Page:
Normally, vitamins are a good thing that helps the body to function properly. Though they are typically beneficial, some people make the mistake of not realizing that vitamins can be dangerous. It is hard for a person to overdose on vitamins since they can be taken in very high amounts. However, in the rare cases where this happens, the consequences can be deadly. Here’s what you need to know about various types of mineral and vitamin overdose.
Vitamin A Overdose
Vitamin A is stored in the fat cells of the body, so it slowly builds up over time. For the average adult, taking over 770 mcg of vitamin A can cause issues. At first, it just causes rough skin, cracked nails, hair loss, and occasional nausea or dizziness. Over time, people may begin to develop blurred vision, jaundice, weakened and swollen bones, and a sensitivity to sunlight. If the overdose continues, it may lead to brain pressure, vomiting, and eventually death.
Vitamin B Overdose
There are many different B vitamins in this group, and all of them are generally responsible for regulating metabolism and building skin, hair, and nerves. When a person overdoses, the liver cannot handle the excessive amount of B vitamins so it starts to shut down. It is also possible to develop nerve toxicity from a vitamin B overdose. This causes random feelings of itchiness, numbness, pain, burning, and sensitivity in random nerves. Different types of B vitamins have different dosage levels. For example, you should never take more than 300 mg of B6 or 2,000 mg of B3.
Vitamin D Overdose
A lot of people suffer from vitamin D overdoses because they do not realize that it is in so many sources. Vitamin D is useful for building strong bones, so it is included in many fortified foods, including milk and orange juice.
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The human body can also synthesize this important vitamin through sun exposure. Therefore, if you already eat a lot of fortified foods and get time in the sun, taking extra vitamin D supplements can be risky. Humans can develop vitamin D toxicity if they are taking more than 50,000 IU daily.
Like vitamin D, calcium is needed for bone health so many foods are fortified with this mineral. Though a calcium overdose is not immediately life threatening, it still causes many issues. For example, a research study examined people who took over 1,400 milligrams of calcium per day. The researchers found that these people were almost 50 percent more likely to die due to a form of cardiovascular disease. This seems to happen because excess calcium in the bloodstream encourages the growth of dangerous, heart-damaging proteins.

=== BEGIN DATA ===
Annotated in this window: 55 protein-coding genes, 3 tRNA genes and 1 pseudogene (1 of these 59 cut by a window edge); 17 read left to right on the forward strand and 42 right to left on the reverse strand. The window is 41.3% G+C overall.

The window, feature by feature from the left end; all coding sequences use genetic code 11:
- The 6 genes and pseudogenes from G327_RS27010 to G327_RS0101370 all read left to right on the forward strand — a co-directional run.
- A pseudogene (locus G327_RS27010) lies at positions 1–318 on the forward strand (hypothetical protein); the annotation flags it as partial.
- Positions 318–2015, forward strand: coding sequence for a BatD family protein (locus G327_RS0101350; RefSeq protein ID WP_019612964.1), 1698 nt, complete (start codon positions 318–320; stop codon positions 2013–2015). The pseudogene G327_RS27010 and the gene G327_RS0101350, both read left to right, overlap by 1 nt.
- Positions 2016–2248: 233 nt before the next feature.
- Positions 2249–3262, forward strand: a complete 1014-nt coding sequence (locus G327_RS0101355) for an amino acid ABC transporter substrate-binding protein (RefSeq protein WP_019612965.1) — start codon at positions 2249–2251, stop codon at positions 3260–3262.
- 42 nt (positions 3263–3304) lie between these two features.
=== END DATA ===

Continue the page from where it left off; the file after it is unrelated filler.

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Too much of this normally beneficial mineral actually counts as poison. It is the biggest reason that children under the age of five die of poisoning. Unlike the other forms of vitamin overdose, iron toxicity does not build up over time. Instead, people develop life-threatening symptoms within just six hours. Taking more than 50 mg of iron at once causes vomiting blood, diarrhea, comas, seizures, liver failure, and low blood pressure. Even just taking around 45 mg of iron each day can nausea, stomach pains, and fevers.
Avoiding Vitamin Overdoses
The best way to avoid a vitamin overdose is to be cautious of what you eat. It is important to know how many nutrients are in each food item you take. The average human who eats a healthy diet gets all the nutrients they need from their food. If they also take a lot of supplements in addition to their normal diet, they may overdose. Try to be aware of the recommended amount of nutrients for someone of your age and weight. Though you will most likely be safe if you only go slightly over the recommended amount, exceeding it greatly causes issues.